There are literally dozens of papers on reducing the post harvest losses through delayed ripening of fruits, increased tolerance to stored grain pests and molds etc. Any book on plant biotechnology at a nearby university library would give you detailed information and references. Look into ISB News Report http://www.isb.vt.edu and you will find many articles written by me and others on this subject,
Dear Professor Prakash,
As a leading web resource on agbiotech I was rather hoping you could help me out directly rather than having to travel to my local university. Normally using email/web is the preferred method of literature searching these days (I searched by your name on the ISB news report data base. Unfortunately none of the titles that came up specifically related to this subject, so if your articles on this are there they are not particularly easy to identify).
As it seems you have written about this subject yourself I imagine you must have digital copies of such referenced articles. Is it possible you could email me one or two of these? I am especially interested in products that have gained approval and have demonstrated efficacy in the market place. A short list of some examples would be useful.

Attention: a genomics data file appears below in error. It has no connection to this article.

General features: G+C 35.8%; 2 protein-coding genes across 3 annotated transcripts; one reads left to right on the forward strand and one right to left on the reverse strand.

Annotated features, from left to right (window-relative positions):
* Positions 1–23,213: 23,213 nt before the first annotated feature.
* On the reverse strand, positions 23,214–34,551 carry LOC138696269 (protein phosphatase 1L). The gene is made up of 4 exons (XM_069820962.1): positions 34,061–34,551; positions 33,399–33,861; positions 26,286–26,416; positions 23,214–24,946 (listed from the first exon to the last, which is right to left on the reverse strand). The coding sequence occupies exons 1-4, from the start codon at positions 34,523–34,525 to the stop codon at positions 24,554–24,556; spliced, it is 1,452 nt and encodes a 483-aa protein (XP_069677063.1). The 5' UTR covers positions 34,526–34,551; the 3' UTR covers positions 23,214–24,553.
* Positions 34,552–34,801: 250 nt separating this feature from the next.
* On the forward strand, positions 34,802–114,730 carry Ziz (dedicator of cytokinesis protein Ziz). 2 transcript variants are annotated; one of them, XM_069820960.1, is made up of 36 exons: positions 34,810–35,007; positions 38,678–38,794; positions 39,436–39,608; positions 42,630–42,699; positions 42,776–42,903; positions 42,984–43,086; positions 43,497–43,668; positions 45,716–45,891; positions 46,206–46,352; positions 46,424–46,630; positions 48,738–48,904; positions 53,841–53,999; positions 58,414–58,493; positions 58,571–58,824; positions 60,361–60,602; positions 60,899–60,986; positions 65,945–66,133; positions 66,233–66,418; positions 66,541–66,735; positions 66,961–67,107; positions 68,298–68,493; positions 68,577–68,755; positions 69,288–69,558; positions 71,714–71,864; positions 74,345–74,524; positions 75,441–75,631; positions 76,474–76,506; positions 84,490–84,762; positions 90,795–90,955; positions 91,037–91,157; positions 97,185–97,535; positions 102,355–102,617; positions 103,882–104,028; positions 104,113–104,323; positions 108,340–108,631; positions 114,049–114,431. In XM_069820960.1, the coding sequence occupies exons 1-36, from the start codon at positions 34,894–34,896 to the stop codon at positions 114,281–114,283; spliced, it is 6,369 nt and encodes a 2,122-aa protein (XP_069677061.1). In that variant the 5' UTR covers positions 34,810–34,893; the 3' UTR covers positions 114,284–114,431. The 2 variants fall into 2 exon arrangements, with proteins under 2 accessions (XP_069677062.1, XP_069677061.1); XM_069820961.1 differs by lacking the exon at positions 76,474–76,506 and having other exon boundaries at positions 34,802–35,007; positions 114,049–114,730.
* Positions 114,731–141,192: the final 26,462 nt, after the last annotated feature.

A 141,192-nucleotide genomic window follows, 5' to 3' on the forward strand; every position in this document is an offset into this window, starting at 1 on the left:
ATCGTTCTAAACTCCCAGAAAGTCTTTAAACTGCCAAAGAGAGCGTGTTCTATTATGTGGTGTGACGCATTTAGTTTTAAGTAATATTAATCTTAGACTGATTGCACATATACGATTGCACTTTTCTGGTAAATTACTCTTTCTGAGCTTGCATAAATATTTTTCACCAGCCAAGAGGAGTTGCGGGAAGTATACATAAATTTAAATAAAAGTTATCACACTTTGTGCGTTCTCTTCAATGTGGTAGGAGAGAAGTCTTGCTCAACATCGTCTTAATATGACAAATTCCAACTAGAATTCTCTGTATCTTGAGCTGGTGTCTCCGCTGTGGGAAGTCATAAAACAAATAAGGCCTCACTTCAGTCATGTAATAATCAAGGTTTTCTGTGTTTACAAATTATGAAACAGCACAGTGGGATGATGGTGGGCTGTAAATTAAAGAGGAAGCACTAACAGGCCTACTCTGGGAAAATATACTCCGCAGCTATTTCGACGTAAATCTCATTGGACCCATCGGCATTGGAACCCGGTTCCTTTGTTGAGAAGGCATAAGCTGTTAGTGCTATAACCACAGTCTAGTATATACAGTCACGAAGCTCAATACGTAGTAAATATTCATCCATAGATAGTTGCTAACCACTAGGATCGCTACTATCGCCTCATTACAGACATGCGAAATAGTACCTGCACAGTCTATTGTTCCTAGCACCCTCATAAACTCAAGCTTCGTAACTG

[After several weeks Prof Prakash has still not repsonded to Mark's request (6 July) for a list of examples. We wonder why.]
2. PRAKASH MOUTHING ANDURA'S SCRIPT? - ngin, 27 June 2002
"Monsanto has a series of shop windows with which to influence the GM debate. One of these is AgBioWorld. The chief mannequin seems to be Prakash..." from 'Seeds of Dissent' http://ngin.tripod.com/deceit3.html
When claims made on Prof CS Prakash's AgBioView list by 'Andura Smetacek' ended up in a Scottish newspaper, it resulted in a libel case.
One of the claims at the centre of the case, which Greenpeace won, was that Greenpeace was getting financial backing from companies. It was agreed in the High Court that this claim was without foundation.